So is this episode simply one big “Just Say No” ad campaign disguised in epic verse? The detrimental effects of the lotus start small by offering temporary relief from the daily grind (in the case of Odysseus’s crew, constant seastorms, occasional death and, unlike the captain, not-getting-any from nymph goddesses) but escalate by making a bed so comfortable and enticing one never wants to get out of it. The root temptation here is escapism. The lesson for those of us who 1) don’t care for the taste of lotus, and/or 2) have kicked or avoided altogether any crippling addictions to narcotics*, is that our lotus could be almost anything, even the most commonplace. The currently unemployed Jerry Grit’s lotus may very well be this blog.** Mine, in the course of writing this post, was spending an hour on YouTube researching Keyboard Cat. What is your lotus? All of us find our central ambitions derailed by the prospect of temporal, ignorant bliss. If we are not strong enough (or disciplined, obedient, wise or simply lucky enough), we can only hope our own Odysseus should lash us under the rowing bench as we stroke to safety. Or, as the case may be, into the path of a foul-tempered Cyclops.

Countdown to Bloomsday…

Don’t let lotus-eating interfere with YOUR central ambition!

We read page 1 of Ulysses in 13 days!

 

* = If you are considering developing a possible addiction to drugs of any sort, may we recommend you watch Darren Aronofsky’s Requiem For a Dream? Doing so would also enhance your critical understanding of the Lotus Eaters episode as a whole. Maybe make it a twinbill with Red Dawn!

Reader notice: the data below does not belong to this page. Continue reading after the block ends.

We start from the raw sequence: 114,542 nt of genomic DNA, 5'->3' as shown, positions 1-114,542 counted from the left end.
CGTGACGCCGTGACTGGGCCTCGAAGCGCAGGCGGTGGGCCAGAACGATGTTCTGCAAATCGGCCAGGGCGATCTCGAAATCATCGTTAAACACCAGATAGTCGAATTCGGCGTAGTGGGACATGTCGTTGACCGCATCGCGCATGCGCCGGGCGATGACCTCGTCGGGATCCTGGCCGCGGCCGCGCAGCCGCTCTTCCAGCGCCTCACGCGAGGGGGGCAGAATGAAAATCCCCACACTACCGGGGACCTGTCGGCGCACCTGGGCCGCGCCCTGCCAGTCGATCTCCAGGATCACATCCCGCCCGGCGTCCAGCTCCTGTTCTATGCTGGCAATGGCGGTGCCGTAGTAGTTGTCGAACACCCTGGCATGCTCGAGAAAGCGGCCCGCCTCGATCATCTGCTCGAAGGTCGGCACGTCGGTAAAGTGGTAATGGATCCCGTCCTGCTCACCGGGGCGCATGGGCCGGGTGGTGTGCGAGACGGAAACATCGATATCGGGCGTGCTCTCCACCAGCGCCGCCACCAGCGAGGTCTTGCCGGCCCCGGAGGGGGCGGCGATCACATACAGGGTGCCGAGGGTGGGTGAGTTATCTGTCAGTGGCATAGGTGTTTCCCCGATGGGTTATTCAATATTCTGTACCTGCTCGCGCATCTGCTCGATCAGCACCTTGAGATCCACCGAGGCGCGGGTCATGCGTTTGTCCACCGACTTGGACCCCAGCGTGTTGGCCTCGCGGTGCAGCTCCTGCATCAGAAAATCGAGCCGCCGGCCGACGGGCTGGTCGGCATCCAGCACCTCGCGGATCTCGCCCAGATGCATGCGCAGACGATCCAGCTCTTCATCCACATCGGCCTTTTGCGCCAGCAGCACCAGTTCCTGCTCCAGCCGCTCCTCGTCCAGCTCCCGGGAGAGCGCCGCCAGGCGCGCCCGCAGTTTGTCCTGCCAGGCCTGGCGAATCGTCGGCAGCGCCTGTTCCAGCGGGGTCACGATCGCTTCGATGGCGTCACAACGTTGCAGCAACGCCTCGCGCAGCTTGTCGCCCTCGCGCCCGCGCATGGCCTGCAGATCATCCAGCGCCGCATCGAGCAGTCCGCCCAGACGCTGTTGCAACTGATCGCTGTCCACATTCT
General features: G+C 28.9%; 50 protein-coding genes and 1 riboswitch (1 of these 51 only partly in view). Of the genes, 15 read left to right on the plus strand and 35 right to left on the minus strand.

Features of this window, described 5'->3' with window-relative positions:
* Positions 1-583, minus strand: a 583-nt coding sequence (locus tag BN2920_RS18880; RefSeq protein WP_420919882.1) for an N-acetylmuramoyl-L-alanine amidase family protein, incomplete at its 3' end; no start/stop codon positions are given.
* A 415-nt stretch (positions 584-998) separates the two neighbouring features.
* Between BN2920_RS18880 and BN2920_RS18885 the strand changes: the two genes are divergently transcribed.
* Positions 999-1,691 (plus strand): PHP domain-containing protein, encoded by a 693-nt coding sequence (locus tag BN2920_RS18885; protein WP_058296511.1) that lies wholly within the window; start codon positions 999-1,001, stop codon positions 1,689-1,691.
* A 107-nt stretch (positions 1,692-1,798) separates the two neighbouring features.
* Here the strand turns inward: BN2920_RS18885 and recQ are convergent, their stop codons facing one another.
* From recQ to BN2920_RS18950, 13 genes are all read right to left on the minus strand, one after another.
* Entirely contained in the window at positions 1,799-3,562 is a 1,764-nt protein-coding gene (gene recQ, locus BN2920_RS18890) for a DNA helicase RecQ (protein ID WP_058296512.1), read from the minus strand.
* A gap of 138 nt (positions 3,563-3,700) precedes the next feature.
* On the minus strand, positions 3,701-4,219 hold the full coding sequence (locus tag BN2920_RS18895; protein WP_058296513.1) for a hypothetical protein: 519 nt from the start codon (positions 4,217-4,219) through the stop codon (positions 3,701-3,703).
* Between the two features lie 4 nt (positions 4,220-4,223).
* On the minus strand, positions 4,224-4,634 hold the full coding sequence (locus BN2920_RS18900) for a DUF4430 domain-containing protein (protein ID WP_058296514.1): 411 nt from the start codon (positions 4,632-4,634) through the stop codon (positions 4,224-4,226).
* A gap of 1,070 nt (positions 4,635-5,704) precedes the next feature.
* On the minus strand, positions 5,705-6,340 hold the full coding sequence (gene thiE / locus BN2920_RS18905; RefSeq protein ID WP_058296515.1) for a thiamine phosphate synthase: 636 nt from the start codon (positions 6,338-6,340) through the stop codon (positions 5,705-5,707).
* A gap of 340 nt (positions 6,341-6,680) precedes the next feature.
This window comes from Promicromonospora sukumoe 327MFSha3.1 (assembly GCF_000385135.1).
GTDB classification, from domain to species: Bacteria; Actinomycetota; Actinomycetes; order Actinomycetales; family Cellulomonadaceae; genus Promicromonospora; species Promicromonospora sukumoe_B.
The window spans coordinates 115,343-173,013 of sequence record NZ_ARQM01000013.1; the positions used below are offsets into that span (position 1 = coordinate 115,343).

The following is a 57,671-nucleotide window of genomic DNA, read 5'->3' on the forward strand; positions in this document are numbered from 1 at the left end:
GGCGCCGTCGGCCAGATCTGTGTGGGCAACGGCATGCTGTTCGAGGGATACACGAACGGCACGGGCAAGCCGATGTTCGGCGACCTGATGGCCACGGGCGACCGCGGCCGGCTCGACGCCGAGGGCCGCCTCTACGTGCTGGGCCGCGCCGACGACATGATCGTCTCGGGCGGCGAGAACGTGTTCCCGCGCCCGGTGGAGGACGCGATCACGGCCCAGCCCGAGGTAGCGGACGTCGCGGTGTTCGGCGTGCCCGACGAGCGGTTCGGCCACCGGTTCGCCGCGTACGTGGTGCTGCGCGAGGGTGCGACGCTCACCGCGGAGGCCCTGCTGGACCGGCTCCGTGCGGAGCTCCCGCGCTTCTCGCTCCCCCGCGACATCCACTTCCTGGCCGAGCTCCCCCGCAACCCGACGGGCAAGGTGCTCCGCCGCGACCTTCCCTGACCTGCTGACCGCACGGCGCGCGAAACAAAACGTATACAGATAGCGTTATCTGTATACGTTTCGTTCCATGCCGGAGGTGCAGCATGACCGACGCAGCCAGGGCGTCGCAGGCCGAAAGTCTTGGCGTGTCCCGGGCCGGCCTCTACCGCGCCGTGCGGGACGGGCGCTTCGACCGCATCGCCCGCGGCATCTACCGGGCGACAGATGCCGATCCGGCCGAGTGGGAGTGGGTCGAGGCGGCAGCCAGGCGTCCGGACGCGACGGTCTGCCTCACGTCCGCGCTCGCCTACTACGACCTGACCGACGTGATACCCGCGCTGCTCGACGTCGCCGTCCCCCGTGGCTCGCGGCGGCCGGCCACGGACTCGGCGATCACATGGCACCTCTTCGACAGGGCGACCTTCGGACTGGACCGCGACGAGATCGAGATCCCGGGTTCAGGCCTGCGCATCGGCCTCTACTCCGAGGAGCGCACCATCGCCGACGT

** = PROSPECTIVE EMPLOYER: “So, according to your resume, you’ve been spending your recent stint of unemployment by — do I have this correct? — ‘forming an online reading collective for James Joyce’s Ulysses’? And this involves pornographic pictures of barely-clothed 80s wrestlers how, exactly?” JERRY GRIT: “Let me explain.” PROSPECTIVE EMPLOYER: “Oh, please do!”

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5 Responses

  1. Your commentary reminds me of that recent Jonah Lehrer article in the New Yorker about how self-control, not intelligence or breeding, is a much better predictor of whether someone will be successful in life. Keyboard-playing cats doom us all.

  2. That was a fascinating article. It didn’t occur to me how it pertains to Odysseus until now (even though Lehrer cites Odysseus on page four!), but he’s the ultimate “high denier.”

    But don’t you think Calypso is a far more appropriate “hot stimulus” than a mere marshmallow?

  3. […] empathetic you feel toward Leopold Bloom, you may be doing a lot of yawning this chapter. Like its Homeric parallel, The Lotus Eaters episode evokes drowsy complacence, escapism and intoxicating laziness. […]

  4. […] trust that the Wandering Rocks readership is fully aware of the Odyssean parallel Joyce is using here. In his (quite rambling) epic poem The Odyssey, Homer describes Odysseus and […]